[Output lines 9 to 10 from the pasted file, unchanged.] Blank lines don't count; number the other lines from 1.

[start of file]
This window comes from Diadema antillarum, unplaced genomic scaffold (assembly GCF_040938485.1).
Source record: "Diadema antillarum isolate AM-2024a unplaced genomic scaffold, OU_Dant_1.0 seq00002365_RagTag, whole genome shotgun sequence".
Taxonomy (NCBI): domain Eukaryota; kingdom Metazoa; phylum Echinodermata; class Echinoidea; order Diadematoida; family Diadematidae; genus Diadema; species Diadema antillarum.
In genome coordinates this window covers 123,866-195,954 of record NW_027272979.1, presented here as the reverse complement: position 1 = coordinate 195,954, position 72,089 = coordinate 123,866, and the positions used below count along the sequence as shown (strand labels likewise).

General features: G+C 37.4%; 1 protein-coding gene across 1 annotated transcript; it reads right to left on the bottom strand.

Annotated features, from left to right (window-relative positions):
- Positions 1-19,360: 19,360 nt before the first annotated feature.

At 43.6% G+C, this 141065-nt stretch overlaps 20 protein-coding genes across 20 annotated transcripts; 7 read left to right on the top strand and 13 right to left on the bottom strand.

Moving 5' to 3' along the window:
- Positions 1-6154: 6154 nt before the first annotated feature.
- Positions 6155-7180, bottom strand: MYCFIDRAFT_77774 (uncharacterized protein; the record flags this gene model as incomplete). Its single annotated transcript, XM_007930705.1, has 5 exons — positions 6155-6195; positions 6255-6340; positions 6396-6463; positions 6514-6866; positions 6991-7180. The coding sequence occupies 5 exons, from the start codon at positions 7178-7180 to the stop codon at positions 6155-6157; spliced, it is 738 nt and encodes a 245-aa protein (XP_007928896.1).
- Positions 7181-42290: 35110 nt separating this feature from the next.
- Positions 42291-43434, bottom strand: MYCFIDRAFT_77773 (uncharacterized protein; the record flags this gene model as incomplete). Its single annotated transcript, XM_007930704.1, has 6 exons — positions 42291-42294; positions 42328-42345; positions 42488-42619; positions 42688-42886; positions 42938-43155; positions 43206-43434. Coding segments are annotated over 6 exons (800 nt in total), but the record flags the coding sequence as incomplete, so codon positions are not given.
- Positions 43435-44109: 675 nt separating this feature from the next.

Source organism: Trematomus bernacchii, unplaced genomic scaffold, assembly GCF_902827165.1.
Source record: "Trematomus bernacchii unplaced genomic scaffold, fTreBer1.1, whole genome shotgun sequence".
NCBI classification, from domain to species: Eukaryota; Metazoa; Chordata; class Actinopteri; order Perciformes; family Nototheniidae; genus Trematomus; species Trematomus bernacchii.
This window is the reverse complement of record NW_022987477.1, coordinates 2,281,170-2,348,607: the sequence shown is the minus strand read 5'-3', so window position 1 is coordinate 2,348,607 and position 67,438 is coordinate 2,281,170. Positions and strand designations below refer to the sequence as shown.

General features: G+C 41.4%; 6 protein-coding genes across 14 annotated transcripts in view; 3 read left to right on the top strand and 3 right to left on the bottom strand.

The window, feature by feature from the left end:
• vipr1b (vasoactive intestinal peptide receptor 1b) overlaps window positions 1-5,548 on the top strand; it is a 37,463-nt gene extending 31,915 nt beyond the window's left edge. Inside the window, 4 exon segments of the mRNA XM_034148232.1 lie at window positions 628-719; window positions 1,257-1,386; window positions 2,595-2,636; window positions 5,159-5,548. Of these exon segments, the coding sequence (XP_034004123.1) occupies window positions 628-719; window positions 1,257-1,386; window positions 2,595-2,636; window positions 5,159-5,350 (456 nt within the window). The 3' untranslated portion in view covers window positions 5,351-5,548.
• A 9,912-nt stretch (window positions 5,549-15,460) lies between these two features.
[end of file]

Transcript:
Moving 5' to 3' along the window:
- Positions 1-6154: 6154 nt before the first annotated feature.